El prince Carlos, heir to the British throne, accepted a million euros contained in a suitcase from the Qatari sheikh Hamad bin Jassim bin Jaber Al Thaniamong other cash donations that the former Arab prime minister made to his charities, The Sunday Times publishes this Sunday.
According to the newspaper, Carlos received between 2011 and 2015 three lots in cash worth 3 million euros from Al Thani, who was Prime Minister of Qatar between 2007 and 2013 and Foreign Minister from 1992 to 2013.
On one of those occasions, the 62-year-old sheikh gave the prince a million euros allegedly distributed in bags from the London luxury store Fortnum & Mason.
In another, the heir accepted a travel bag for the same amount during a private meeting at his Clarence House residence.
A palace spokesman told the newspaper last night that the money “was immediately passed on to one of the prince’s charities, which applied the expected governance procedures and assures us that the correct processes were followed.”
The Sunday Times explains that, after receiving the suitcase, Carlos gave it to two advisers who “counted the money by hand”, supposedly 500 euro bills.
The assistants then asked the Coutts bank, which deals with the monarchy’s assets, to collect the suitcase. The bank then deposited the money into the accounts of the Prince of Wales Charitable Fund (PWCF), which distributes grants to the prince’s projects and to his estate in Scotland.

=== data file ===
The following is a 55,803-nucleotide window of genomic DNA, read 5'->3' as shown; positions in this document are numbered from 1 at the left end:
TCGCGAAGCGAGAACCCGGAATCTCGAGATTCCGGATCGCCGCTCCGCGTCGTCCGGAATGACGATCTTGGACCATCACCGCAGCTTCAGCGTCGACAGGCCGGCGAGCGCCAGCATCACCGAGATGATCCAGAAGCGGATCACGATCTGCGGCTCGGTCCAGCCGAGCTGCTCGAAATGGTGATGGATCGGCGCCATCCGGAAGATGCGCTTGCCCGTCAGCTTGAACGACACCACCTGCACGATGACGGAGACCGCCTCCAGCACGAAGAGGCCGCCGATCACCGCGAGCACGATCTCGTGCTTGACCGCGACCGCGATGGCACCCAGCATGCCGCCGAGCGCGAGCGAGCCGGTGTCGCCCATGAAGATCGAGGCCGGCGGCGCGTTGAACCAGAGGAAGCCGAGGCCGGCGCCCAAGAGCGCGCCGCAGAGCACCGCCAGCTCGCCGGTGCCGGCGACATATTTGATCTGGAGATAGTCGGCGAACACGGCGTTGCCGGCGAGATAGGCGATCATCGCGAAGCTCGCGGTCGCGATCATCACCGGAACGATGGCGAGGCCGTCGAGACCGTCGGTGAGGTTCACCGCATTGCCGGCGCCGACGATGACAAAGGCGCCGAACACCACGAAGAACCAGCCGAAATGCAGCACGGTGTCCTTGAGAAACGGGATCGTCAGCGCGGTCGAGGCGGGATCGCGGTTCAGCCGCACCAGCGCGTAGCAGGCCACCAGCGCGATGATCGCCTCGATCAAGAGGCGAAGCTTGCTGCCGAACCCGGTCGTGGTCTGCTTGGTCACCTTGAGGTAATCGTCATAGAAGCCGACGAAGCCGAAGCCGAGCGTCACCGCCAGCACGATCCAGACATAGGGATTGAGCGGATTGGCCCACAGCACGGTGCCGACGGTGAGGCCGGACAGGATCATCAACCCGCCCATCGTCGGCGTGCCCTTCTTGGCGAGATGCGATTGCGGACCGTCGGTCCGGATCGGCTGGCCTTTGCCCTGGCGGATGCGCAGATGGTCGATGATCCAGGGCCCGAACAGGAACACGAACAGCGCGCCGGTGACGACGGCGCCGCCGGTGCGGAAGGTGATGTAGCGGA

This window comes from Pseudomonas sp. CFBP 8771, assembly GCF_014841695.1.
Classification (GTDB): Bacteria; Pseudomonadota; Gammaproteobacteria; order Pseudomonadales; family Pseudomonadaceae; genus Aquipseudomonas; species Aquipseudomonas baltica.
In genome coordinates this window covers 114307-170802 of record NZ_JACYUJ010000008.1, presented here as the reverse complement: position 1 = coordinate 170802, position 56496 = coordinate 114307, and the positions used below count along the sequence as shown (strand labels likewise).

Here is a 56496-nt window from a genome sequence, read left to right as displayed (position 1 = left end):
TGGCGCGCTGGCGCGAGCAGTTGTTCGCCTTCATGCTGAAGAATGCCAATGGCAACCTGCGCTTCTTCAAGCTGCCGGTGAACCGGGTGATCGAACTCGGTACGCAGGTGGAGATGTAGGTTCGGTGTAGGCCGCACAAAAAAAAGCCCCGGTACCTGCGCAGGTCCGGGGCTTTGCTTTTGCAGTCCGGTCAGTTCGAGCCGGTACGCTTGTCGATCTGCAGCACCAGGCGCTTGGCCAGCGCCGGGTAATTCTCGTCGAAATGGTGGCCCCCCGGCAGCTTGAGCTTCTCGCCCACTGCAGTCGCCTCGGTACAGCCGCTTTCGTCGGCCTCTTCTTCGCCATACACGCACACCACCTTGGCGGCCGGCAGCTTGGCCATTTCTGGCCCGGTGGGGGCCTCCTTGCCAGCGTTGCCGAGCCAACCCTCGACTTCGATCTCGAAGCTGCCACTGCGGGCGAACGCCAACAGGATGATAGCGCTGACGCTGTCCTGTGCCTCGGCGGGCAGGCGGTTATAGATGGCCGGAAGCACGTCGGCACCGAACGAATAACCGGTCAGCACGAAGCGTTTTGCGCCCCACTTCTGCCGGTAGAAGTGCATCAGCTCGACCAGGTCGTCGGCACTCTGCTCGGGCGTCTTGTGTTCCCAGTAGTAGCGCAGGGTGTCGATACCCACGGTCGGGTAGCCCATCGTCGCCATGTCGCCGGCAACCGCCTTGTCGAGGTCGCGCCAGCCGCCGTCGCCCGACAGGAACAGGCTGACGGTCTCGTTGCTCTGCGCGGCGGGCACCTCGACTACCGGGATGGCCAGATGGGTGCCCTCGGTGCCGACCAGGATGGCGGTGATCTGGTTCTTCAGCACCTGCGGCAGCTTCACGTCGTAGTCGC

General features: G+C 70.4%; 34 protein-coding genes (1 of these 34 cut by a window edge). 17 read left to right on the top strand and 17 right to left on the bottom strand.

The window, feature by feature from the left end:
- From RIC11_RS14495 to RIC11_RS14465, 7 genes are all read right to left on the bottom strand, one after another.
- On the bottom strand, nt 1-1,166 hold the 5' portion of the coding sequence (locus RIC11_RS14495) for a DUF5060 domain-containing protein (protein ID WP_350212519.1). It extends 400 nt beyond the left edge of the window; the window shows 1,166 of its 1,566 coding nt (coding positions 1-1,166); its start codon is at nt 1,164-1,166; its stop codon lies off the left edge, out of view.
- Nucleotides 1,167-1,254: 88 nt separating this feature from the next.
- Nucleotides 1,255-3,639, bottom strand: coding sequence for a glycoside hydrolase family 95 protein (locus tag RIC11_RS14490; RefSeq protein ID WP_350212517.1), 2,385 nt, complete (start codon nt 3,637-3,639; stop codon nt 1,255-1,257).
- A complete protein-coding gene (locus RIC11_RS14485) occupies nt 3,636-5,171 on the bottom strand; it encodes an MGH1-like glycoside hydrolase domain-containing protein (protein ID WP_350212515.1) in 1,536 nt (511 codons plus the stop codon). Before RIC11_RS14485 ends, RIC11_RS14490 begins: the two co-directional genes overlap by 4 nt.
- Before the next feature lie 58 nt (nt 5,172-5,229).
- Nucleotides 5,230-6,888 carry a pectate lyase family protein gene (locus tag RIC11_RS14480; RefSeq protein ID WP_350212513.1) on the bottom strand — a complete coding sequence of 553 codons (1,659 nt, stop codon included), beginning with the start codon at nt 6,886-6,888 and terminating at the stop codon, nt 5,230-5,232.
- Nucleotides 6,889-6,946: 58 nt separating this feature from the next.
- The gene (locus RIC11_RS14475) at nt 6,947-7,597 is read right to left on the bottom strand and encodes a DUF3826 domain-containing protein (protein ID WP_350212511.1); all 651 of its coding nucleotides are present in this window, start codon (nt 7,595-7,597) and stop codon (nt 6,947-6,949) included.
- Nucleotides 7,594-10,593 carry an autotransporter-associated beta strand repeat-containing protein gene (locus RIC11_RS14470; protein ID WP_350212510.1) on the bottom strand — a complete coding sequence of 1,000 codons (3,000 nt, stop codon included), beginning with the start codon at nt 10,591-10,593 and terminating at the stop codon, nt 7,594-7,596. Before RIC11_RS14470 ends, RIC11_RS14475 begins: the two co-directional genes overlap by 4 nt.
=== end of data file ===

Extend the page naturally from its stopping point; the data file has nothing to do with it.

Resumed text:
The newspaper notes that the heir’s meetings with the sheikh do not appear in the Court Circular, the list of official commitments assumed by members of royalty.
He also points out that the royal gift rules state that the royal family can accept checks on behalf of a charity, but say nothing about cash.
PWCF President Ian Cheshire confirmed to the newspaper that the briefing’s donation was approved by the board at the time.
“With just a few hours’ notice, we have verified this past event and confirmed that the previous trustees reviewed the donor’s governance and relationship (confirmed it was a legitimate and verified counterparty), and our auditors signed off on the donation,” he stated. .
A Coutts spokeswoman said they have “robust policies and controls” to “assess the source, nature and purpose of large and unusual transactions” and noted that, in particular, the receipt of cash payments is subject to “supervision.” thorough”.
The Sunday Times clarifies that there is no indication that an illegality has been committed, but points out that the cash donations will increase doubts about the management of the charities of Prince Charles, who has assumed more royal functions due to the advanced age of his mother, Elizabeth II.
Police have been investigating since February allegations that the prince’s closest aide, Michael Fawcett, promised titles and citizenship to a Saudi millionaire in exchange for charitable donations, something Charles said he was unaware of.